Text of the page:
If you have any doubts about the compatibility of your truck and crane, ask your vendor for a computerized equipment matching service to ensure that you select the right combination to maximize performance, safety and payload.


Source by Steven Brugess

Tuned Mass Damper In Contrast To Viscous Damper


There are numerous damper solutions for dampening undesirable vibration. A magnetorheological attenuator and a tuned mass damper (TMD), for example. Here we focus on the benefits and negative aspects of those two actuators.

TMD Pros and Cons

The concept of a tuned mass damper is to somehow intelligently act in response to shake. A distinction I follow is that a tuned mass damper creates a counteracting force by moving about a mass at reverse cycle with the source vibration.

A benefit of a TMD is evidently its capability to make a significant change by imposing a force to the shaking process because of a moving mass. This can also be one of its major problems. If you ever apply the force systematically at a wrong instant, the vibration system may become instable in case the motion of the TMD happens in the resonance wavelength. And functioning at the resonance frequency is somewhat common, as the resonance pitch is many times the one being killed. Ok, it is true that with a semi-active actuator there’s also the danger of screwing up with something at the resonance frequency by handling the actuator poorly, but at least no additional force with a moving mass is used and due to this fact the future damage is not as damaging.

An extra negative aspect is the increased selection of moving items. A tuned mass damper is additionally the one which necessitates the most hand-operated assembly labor.

Semi-Active Damper Benefits and Drawbacks

The operating principle of a semi-active damper is based on the material aspects. When it comes to magnetorheological actuator, the dampening substance varies its viscosity. The content is a ferrofluid: oil containing metallic particles. The theory is that when you put on a magnetic field to the matter, the metallic particles are arranged according to the field lines and get the fluid stiff. This produces in practice a damper that may be turned on and off in just milliseconds.

A disadvantage of the damper is obviously its somewhat reduced quantity of usage. This is mostly because of the fact that it’s rather fresh alternative on the market and not very widely tested yet. On the other hand, this is constantly changing since the systematic research material builds up.

In my view, the semi-active actuator combines the greatest components of the previous actuator categories:

  • Small dimension
  • A small amount of moving items
  • Responds real-time to a selection of vibration frequencies

Moreover, as a result of its little size the magnetorheological actuator may be attached beside a present passive attenuator that is already attenuating certain frequencies. The magnetorheological actuator can then focus on the vibration that can vary with time.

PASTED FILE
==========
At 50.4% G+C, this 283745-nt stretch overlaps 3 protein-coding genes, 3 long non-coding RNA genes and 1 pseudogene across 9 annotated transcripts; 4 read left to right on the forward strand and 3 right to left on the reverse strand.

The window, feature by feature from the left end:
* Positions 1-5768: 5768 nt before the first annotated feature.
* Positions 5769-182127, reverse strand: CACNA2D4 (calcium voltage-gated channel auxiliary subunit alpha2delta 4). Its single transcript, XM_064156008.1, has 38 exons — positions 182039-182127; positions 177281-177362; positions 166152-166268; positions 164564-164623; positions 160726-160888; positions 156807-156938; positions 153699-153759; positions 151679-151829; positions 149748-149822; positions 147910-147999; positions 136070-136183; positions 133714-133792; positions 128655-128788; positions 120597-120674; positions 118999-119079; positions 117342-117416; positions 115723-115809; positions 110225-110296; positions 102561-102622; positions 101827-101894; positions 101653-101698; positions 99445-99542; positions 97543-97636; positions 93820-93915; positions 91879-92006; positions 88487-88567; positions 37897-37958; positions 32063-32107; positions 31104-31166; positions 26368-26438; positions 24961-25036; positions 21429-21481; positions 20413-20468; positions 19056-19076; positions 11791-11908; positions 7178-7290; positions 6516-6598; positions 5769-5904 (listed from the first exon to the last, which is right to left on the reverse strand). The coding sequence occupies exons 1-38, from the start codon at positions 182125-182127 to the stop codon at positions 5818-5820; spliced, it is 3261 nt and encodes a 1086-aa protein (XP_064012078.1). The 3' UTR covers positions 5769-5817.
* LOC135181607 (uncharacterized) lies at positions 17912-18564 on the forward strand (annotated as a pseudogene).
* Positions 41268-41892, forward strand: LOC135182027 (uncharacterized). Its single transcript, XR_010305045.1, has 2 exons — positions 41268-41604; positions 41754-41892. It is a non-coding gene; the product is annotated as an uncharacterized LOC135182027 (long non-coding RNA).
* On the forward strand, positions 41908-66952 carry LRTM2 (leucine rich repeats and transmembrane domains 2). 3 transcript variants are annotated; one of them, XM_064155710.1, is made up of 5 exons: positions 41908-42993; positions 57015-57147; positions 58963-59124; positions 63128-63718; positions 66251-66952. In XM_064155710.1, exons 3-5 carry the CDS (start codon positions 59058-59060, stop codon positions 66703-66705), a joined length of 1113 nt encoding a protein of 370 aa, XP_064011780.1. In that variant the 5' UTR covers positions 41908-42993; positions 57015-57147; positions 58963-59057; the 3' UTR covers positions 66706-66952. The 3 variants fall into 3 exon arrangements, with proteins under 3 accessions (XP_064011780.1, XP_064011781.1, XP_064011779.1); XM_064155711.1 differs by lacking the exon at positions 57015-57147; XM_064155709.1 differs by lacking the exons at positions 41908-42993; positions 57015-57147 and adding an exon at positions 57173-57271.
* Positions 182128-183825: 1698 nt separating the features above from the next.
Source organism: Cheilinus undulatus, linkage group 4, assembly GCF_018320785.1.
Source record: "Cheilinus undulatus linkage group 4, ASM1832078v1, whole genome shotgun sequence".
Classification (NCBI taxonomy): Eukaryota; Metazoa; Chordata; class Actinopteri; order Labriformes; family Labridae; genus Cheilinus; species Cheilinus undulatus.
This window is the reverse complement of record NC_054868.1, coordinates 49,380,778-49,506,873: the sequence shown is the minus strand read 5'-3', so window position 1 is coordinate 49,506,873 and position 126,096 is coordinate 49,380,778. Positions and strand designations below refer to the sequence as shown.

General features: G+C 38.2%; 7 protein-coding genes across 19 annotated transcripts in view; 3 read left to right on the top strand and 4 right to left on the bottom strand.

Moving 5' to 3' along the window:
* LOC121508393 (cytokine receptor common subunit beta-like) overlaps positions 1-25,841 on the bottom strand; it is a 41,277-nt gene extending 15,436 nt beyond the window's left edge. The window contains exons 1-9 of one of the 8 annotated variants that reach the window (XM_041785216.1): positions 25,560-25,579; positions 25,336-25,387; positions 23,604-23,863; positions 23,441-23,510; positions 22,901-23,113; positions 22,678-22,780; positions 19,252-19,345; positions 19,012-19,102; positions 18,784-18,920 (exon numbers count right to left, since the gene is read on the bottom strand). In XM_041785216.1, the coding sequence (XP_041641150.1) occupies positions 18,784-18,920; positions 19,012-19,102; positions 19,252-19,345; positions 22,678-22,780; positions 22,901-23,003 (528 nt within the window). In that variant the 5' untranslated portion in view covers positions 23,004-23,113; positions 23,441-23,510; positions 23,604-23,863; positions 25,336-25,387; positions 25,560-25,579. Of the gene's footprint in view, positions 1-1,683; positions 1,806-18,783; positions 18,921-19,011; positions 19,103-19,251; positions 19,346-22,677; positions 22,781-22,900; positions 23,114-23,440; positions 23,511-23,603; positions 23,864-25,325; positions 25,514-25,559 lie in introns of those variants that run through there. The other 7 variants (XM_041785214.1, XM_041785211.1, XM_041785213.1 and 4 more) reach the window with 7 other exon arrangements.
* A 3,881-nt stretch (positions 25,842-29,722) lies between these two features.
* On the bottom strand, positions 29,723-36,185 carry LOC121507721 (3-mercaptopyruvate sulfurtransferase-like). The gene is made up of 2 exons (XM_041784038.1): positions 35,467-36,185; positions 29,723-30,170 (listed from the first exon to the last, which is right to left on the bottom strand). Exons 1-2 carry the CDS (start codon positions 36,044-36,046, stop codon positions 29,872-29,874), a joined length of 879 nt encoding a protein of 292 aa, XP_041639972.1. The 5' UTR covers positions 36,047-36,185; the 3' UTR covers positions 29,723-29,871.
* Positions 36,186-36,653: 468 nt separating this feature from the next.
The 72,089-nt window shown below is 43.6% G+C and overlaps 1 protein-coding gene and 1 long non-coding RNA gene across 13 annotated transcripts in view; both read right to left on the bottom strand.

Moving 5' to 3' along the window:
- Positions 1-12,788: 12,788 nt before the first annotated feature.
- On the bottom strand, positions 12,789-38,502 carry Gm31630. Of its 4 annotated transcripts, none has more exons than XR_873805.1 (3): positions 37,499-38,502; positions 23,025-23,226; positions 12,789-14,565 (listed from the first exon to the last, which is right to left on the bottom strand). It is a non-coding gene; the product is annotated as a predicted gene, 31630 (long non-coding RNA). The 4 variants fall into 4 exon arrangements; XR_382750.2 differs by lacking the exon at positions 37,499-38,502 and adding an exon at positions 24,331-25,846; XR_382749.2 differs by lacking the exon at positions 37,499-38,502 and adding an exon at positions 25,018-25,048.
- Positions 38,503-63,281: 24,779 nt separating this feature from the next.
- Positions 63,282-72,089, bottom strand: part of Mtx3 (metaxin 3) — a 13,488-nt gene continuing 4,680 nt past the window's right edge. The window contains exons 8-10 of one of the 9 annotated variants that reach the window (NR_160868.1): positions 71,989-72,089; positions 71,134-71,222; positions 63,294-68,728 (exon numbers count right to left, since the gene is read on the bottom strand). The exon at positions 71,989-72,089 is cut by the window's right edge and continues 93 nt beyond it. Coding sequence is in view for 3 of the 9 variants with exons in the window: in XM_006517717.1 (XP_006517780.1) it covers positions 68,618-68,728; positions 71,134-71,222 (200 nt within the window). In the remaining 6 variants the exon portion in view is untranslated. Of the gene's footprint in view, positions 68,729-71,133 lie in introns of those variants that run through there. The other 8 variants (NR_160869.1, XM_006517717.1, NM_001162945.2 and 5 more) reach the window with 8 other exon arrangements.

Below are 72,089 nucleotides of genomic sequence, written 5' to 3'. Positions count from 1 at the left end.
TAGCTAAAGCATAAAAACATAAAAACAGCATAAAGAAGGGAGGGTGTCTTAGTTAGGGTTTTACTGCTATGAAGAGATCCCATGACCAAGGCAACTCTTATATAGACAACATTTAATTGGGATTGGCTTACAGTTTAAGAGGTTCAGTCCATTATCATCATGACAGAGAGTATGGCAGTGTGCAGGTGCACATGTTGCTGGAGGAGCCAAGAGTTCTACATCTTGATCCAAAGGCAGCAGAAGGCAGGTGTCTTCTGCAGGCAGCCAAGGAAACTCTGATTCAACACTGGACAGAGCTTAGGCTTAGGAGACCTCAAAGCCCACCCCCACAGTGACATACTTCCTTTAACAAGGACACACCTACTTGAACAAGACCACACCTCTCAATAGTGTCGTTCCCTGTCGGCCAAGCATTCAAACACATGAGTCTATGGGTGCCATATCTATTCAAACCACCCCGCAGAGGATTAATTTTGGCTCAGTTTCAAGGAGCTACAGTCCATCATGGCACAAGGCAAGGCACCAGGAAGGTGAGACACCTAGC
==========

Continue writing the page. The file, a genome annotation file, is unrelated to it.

Source by Miikka JJ Niiranen

Recession in Nigeria: Strategy for Company Survival


The current state of the country has posed some challenges on companies. At this recession time, every company has to think out of the box and find a way to survive. Since the early part of 2016, companies in Nigeria have been battling with a number of economic issues such as inadequate foreign exchange for importation. This has created serious bottleneck in production and meeting the demand of the customers, though the demand for local raw materials has increase (only for imported raw materials that has local substitute).

Before this time, Nigerian companies have been battling with couple of problems such as poor infrastructure, poor power supply, global competition, product faking, regulations and taxes, etc. Working capital has been seriously depleted and the banks are not giving out loans. The inflation rate has been ridiculous and the devaluation of Nigerian Naira has been alarming. The downturn in the economy has greatly affected all the sectors of the economy and many companies have to shut down operations while others are operating below minimum.

It is important therefore that any company that wants to survive this recession has to come up with new strategies to survive. However, the first area to focus is on company’s cost. Recession calls for cost-cutting, especially those cost we can do away with. These include cost as a result of wastage (double handling). It is not time for re-working products thereby increasing cost of production. Cost of power/energy (for generators fuel) has to be reviewed. Do you need to run all the machines? Do you need to run present machine capacity, though you are not doing the usual volume with it? Do I need I big generator at this point or use smaller generators for small machines, thus less spending on diesel or petrol? These are questions for decision making in respect to efficient power utilization.